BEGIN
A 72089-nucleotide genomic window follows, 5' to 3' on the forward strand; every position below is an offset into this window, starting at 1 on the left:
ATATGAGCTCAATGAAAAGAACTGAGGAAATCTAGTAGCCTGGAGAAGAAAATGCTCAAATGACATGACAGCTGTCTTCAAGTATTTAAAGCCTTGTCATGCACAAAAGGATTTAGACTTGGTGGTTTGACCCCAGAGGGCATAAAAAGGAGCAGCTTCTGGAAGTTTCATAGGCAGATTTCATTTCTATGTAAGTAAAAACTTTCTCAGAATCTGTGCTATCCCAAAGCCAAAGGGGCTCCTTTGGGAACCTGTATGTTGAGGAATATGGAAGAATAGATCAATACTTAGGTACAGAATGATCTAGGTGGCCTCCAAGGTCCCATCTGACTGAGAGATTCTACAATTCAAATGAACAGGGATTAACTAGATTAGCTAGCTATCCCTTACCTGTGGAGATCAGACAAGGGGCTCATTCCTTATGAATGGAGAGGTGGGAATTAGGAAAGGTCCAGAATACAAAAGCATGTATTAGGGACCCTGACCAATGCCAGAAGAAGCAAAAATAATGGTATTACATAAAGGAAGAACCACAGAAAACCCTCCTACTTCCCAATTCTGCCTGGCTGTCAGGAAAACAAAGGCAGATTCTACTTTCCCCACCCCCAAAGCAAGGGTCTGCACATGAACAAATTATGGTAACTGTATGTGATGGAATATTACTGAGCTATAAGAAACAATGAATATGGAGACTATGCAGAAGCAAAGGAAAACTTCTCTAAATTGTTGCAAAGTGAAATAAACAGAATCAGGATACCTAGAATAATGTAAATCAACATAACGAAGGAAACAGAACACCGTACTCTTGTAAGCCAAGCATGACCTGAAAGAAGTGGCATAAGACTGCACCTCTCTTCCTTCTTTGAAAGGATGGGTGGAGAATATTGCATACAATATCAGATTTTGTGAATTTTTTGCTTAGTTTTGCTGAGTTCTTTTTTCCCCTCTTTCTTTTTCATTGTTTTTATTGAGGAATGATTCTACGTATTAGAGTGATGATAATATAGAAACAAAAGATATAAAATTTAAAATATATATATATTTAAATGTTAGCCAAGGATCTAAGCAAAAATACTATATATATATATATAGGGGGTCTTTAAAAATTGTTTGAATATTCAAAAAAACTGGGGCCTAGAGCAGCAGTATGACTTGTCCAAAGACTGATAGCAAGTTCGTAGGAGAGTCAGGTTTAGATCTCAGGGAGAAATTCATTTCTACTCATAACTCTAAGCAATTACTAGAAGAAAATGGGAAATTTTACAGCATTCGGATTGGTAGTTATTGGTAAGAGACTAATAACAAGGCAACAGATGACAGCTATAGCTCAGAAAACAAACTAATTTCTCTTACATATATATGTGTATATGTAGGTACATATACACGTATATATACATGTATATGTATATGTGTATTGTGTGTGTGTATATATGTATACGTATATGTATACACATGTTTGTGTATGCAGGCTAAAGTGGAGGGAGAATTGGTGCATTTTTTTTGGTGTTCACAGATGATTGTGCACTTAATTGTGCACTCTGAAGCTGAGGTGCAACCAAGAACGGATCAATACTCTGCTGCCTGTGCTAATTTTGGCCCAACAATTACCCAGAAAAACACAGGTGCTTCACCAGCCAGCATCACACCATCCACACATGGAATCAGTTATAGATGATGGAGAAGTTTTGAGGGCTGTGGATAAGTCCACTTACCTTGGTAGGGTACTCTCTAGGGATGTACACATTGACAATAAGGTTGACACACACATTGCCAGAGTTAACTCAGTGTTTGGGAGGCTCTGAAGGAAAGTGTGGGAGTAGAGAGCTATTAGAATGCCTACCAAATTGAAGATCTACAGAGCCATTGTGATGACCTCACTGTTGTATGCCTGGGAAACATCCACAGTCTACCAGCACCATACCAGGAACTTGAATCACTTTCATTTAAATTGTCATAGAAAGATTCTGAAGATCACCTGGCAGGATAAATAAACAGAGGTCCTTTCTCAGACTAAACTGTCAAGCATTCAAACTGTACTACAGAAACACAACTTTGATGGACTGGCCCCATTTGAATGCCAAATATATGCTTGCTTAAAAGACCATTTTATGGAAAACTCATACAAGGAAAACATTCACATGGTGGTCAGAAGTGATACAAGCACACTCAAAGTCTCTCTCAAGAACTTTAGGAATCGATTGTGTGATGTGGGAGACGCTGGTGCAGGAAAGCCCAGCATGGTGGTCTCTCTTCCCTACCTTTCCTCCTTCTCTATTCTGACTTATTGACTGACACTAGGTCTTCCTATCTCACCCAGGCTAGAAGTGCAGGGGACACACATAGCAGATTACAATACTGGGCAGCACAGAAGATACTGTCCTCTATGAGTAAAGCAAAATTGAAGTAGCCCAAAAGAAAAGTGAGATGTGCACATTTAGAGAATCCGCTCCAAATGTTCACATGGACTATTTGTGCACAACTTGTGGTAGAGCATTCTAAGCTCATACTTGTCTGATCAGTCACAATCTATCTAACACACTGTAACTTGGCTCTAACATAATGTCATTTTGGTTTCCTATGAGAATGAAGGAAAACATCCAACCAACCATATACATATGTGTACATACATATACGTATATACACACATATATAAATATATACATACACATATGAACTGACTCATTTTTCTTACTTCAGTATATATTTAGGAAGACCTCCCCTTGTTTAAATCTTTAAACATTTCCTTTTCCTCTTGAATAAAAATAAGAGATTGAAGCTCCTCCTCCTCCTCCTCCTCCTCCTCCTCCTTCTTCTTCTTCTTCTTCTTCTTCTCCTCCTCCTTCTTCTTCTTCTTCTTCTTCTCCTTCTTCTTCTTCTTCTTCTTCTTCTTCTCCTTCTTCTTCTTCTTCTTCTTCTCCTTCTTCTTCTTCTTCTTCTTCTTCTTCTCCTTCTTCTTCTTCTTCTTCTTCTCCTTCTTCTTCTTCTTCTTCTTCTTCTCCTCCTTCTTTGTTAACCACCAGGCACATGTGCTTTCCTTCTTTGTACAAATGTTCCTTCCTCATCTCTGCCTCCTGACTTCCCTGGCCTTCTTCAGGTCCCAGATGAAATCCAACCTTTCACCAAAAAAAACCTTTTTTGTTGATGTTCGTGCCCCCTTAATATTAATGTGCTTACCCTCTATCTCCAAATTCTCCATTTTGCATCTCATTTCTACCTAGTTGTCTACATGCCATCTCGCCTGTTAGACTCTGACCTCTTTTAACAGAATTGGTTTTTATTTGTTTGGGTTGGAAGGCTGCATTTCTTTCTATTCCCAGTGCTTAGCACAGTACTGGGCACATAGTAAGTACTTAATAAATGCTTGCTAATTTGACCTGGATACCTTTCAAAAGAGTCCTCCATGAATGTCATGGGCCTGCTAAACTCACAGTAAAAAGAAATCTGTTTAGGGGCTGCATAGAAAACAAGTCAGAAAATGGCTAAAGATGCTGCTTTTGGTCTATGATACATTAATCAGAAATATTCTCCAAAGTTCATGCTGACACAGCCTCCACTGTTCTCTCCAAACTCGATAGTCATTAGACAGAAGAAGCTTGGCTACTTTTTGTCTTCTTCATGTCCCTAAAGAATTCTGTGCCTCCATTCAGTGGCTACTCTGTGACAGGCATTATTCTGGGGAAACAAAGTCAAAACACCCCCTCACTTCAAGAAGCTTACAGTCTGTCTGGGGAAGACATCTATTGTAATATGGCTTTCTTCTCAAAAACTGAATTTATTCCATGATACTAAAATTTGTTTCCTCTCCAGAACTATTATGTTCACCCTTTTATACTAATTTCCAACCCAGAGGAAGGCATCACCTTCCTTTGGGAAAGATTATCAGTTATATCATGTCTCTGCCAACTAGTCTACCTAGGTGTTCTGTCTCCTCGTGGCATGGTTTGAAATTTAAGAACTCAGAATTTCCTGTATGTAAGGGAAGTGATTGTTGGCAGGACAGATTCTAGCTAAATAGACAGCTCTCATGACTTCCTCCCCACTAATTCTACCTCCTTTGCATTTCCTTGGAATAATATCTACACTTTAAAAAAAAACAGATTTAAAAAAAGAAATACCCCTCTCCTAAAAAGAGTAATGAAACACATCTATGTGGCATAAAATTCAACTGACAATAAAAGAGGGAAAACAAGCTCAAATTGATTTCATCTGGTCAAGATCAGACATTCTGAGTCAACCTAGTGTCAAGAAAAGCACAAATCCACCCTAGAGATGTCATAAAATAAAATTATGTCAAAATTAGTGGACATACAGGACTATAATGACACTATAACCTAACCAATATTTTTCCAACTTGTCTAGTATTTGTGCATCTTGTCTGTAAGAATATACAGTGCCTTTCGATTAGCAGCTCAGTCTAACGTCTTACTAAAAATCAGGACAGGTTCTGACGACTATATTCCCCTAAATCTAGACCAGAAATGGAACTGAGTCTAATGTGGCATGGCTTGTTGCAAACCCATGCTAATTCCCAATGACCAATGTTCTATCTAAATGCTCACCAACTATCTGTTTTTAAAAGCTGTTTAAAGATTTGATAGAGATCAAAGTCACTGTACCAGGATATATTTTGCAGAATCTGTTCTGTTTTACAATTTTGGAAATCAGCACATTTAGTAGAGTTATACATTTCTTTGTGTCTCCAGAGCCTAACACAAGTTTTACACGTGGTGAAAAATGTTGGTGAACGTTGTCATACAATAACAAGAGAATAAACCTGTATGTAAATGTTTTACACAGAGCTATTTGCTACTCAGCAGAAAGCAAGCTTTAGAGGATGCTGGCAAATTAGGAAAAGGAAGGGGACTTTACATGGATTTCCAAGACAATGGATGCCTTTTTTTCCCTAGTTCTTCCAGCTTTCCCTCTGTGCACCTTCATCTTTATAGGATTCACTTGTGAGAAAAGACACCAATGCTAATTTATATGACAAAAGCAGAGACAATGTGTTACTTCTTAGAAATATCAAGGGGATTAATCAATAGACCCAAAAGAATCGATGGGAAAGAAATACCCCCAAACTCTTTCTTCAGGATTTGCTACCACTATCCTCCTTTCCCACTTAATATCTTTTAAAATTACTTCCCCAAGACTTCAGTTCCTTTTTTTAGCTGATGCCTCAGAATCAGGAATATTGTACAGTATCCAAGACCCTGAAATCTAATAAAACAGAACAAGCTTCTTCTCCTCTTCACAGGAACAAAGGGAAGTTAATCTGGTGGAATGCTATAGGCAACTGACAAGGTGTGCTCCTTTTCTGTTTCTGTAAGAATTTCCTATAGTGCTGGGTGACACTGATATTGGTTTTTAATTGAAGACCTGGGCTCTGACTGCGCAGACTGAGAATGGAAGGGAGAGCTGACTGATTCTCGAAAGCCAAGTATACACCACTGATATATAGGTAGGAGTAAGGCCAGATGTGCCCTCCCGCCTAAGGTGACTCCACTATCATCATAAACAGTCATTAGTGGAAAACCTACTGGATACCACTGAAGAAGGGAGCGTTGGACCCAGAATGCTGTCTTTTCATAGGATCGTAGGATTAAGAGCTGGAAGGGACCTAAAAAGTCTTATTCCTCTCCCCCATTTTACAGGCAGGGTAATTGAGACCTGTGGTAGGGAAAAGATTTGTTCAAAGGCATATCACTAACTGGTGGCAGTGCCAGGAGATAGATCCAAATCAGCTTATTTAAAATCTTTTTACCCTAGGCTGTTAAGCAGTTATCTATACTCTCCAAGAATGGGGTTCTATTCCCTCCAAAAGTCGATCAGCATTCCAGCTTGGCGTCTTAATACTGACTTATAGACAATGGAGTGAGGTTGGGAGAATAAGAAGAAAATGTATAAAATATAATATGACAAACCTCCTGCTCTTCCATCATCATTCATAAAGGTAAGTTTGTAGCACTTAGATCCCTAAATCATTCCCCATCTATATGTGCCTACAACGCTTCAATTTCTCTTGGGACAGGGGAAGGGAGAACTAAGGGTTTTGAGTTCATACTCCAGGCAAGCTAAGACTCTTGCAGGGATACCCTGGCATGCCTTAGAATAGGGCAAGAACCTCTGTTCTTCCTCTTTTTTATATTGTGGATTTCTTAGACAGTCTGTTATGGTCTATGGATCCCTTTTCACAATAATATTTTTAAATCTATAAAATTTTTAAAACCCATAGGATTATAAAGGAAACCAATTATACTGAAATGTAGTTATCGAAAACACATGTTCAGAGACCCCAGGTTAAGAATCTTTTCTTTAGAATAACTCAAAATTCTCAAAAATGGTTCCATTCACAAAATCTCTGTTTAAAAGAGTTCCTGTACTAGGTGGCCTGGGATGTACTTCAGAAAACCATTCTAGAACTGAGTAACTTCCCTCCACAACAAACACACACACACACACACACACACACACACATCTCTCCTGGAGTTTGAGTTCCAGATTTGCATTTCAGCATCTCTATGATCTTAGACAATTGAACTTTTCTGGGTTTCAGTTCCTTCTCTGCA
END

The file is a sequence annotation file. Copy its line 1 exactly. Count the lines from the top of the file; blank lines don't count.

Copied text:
A 72089-nucleotide genomic window follows, 5' to 3' on the forward strand; every position below is an offset into this window, starting at 1 on the left: